Agency claiming financial difficulties won't pay me before... 2014!
Thread poster: Emmanuelle Debon
Emmanuelle Debon  Identity Verified
Local time: 03:41
English to French
+ ...
Jul 14, 2011

Hi everybody,

I am a French Toulouse-based free-lance translator working with a number of European customers.

I've translated two small books (German to French) last February and April for a Spanish Agency, total sum of 1200€. Payment was 90 days, but now they claim they face financial problems and have to achieve settlements with all their debtors so as to be able to pursue business. Their lawyer sent me a mail (in Spanish) explaining their intended payment calendar : after cutting my fee by 30% (!!!), they would pay the rest by instalments : 20% between october and December, 20% between March and May 2012, and 30% in three instalments paid in 2012, 2013 and 2014.
Of course I won't accept such conditions (especially the 30% discount) but as I am not familiar with legal procedures, could someone kindly tell me what my options are to be fully paid?
Do you think I also may legally prevent them from having the books I translated published?

Many thanks for your help.

I wish you a nice Summer.

Emmanuelle


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Lawyer-Linguist  Identity Verified
Portugal
Local time: 02:41
Dutch to English
+ ...
One way of looking at it ... Jul 14, 2011

Hi Emmanuelle,

Sorry to hear about your problems.

For the agency's proposed repayment plan to work, it would need to continue operating. If this is its standard approach to all translators who are owed money - and if it isn't you'd have a case of undue preference - there is little doubt in my mind that the current group of translators would stop working with it, and it would find it extremely difficult to find new ones once this news hits Blue Board and other payment practice lists.

It's your decision at the end of the day, but I see little chance of the terms of the repayment plan being met. I'd have no qualms against refusing to support it and insist on payment according to the original terms, hoping the other translators would follow suit, if only to force them into liquidation. That process won't be finalised any quicker, and you may end up getting far less as your creditor's dividend, but at least you won't be bankrolling the directors' personal lives until they do have to ultimately call it a day and liquidate themselves. If an agency is undercapitalised, it shouldn't be trading. Period.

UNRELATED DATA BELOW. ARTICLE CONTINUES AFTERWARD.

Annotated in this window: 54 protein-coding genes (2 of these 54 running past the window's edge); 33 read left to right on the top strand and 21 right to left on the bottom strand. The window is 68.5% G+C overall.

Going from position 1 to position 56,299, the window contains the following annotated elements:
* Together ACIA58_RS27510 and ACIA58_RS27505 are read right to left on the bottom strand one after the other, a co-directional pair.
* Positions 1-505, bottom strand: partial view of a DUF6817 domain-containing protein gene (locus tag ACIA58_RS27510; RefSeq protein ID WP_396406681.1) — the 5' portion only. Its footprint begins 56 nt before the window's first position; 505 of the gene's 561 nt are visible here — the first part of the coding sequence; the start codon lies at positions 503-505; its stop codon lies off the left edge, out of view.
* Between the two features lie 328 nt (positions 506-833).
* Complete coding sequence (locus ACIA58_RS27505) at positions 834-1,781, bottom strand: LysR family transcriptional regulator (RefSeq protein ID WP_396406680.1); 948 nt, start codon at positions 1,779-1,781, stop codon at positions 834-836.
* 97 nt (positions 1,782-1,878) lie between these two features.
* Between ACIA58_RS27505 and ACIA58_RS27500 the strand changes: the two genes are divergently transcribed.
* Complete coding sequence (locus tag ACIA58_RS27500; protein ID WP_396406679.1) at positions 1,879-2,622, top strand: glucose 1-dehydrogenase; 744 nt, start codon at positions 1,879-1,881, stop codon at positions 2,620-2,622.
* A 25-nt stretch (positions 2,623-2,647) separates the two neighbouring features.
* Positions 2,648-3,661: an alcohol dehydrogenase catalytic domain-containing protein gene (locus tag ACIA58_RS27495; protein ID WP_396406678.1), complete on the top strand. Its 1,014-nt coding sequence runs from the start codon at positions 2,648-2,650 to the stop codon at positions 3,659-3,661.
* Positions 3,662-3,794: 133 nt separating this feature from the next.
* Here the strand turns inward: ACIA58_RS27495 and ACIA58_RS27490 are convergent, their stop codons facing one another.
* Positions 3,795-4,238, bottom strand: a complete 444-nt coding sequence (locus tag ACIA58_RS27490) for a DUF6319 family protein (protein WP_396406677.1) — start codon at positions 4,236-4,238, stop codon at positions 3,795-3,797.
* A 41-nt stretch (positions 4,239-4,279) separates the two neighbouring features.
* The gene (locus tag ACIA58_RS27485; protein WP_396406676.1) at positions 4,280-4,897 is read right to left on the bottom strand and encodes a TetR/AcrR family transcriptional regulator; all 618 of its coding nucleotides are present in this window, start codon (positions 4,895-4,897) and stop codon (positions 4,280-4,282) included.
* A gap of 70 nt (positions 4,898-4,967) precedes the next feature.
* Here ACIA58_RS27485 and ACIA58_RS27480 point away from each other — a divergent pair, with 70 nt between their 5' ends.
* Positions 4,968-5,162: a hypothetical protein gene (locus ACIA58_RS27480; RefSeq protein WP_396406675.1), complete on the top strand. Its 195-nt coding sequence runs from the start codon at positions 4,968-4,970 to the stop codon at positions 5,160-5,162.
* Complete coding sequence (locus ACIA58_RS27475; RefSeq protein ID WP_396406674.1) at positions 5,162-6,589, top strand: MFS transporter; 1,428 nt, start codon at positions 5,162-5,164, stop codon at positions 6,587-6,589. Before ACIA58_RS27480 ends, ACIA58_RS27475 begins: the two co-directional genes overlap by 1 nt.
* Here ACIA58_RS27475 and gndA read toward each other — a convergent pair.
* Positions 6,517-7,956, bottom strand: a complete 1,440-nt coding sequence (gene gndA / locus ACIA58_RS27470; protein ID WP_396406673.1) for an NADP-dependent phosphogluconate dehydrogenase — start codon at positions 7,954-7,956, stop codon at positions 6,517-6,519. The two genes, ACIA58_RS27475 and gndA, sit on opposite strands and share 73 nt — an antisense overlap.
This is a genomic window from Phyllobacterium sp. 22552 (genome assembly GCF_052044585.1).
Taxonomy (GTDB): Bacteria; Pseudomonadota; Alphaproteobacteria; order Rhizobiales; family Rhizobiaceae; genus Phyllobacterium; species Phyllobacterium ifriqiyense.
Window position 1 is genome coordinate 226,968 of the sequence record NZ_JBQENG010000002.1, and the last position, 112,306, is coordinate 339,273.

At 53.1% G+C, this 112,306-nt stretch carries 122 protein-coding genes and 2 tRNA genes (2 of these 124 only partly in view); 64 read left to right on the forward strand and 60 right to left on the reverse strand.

As for getting your money back, I wouldn't hold my breath. Even if you were to obtain judgment against the agency, you'd probably be standing in a very long queue, and by the time you have your court order it may already be liquidated.

As for the publication of the books, I'd advise seeing a lawyer. The publishing house isn't your debtor, the translation agency is, which complicates matters. Bear in mind actions are costly, so you'd have to weigh up his/her advice carefully and consider whether it is realistically worth your while.

Finally, as a general guideline and not criticism of you, Emmanuelle, if agencies try to negotiate 90-day payment terms it's usually a clear sign that their cash flow is not up to scratch, they are undercapitalised and are living from hand to mouth. Steer clear!

Best of luck
Debs

[Edited at 2011-07-14 12:36 GMT]


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Emmanuelle Debon  Identity Verified
Local time: 03:41
English to French
+ ...
TOPIC STARTER
Thank you Jul 14, 2011

Thanks, Debs, for your reply and point of view. It is helpful as it confirms what I thought, although the perspective is not an optimistic one. I consequently won't agree to the agency's terms of settlement and hope the other debtors will do the same...

Have a nice week end,

Emmanuelle


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Sheila Wilson  Identity Verified